John Street Early Childhood Co-op will be gifted with rooftop solar panels thanks to a community vote, the Yarra Energy Foundation (YEF) announced on Monday.
The generous donation is credited to the ‘Richmond Solar Bulk Buy’, a program run by the YEF that gave Richmond residents the opportunity to access solar panels at a lower cost, and benefit the community at the same time.
Yarra Energy Foundation CEO Sarah Johnson said the program gives residents access to solar as “affordably and efficiently” as possible.
“By aggregating a group of people we are able to push the price down … we will often get a discount on what is currently available on the market,” Johnson said.
A bulk buy is a great solution for residents; the YEF does all the leg work to find the best quality solar panels for the lowest price, and then hands it over to the community.
The supplier is chosen based on the quality of the panels, affordability and efficiency, ensuring all bulk-buy customers will “be enjoying solar before Christmas,” Johnson said.
At the outset of the program the aim was for 120 confirmed sales. YEF distributed information to homes across Richmond, resulting in 300 registrations of interest by the time the program closed on 15 October.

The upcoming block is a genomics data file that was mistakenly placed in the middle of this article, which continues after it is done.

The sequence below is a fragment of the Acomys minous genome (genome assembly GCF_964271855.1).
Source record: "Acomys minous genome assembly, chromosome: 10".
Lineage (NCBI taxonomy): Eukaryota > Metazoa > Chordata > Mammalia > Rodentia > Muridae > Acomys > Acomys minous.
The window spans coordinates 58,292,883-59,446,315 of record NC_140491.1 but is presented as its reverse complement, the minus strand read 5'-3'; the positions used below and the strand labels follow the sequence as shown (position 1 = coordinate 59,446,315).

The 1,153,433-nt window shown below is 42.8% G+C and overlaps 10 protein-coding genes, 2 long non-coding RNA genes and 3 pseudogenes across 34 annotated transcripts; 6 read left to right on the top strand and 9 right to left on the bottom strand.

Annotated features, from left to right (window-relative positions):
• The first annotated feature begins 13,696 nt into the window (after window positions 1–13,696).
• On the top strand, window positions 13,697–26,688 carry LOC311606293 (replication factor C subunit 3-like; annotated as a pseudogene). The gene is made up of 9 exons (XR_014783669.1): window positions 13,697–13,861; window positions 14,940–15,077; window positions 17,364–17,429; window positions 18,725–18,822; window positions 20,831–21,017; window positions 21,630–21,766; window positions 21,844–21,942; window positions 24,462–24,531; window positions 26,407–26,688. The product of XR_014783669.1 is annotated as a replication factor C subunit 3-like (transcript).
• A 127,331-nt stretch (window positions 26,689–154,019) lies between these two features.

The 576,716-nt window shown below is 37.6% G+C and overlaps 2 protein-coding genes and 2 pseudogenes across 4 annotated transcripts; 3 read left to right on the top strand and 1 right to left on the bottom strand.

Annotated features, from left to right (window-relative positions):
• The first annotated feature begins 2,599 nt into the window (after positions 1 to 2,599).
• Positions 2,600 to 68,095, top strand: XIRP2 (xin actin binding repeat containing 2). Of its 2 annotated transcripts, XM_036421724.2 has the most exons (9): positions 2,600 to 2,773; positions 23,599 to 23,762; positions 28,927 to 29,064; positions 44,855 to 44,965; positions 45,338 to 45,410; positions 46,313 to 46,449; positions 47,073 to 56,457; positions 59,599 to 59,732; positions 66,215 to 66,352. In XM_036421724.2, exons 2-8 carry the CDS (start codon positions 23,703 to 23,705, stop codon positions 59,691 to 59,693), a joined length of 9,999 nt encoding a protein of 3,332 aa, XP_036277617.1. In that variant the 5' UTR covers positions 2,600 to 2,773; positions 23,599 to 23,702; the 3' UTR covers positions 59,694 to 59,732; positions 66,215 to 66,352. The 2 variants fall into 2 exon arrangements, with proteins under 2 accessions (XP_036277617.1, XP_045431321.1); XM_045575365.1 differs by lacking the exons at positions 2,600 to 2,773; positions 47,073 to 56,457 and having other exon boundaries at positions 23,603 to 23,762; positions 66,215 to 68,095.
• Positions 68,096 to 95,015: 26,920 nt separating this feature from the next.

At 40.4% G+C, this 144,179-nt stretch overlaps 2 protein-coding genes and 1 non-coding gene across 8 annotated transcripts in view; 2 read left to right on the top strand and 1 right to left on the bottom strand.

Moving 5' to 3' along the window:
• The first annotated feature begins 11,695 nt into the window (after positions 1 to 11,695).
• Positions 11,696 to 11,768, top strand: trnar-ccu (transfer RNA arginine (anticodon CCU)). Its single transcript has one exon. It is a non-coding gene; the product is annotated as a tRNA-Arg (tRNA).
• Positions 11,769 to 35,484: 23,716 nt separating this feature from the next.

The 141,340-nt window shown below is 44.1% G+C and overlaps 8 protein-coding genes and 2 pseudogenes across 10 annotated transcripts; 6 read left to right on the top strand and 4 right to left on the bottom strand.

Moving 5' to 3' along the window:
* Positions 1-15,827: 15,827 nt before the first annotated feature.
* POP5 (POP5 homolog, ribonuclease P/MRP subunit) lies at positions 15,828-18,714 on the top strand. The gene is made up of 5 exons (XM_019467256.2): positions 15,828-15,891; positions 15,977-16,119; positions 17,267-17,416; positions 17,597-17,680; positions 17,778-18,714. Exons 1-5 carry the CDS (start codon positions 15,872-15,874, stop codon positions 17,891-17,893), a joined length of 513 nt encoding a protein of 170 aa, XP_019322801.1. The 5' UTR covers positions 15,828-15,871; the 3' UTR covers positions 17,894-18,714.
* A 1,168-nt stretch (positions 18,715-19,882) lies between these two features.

“We only just closed the program on Saturday, there are 20 sales [so far]. We expect about 25 per cent conversion so we are hoping for 75-plus sales,” Solar Projects Manager Claire Havens said.
There is an added bonus in the Richmond residents making the move to solar; YEF donates solar panels to a local community initiative based on the total amount of energy output sold through the program.
“It’s a bit of an added incentive really, to try and get as many people signed up and feel like, not only will they benefit from the installation of solar but that someone else will benefit as well,” Johnson said.
Five community initiatives were nominated by Richmond locals: Collingwood Children’s Farm, Circus Oz, Finbar Neighbourhood House and John St Childcare cooperative. All residents expressing interest in the program were able to vote on the winner.
There is still a lot to come from the YEF, with plans to move bulk buys across other Yarra suburbs.
“Tell us where you want us to go next. We’re trying not to make unilateral decisions and ensure that we are beginning a conversation with people who live in the [City of] Yarra,” Johnson said.
The YEF was set up by the Yarra council and continues to work in collaboration with them, something Johnson finds “invaluable”.
“It has been a great leadership moment, in terms of understanding the ability of an independent organisation to be perhaps a little nimbler than a council is able to be,” Johnson said.
By Kathryn Lewis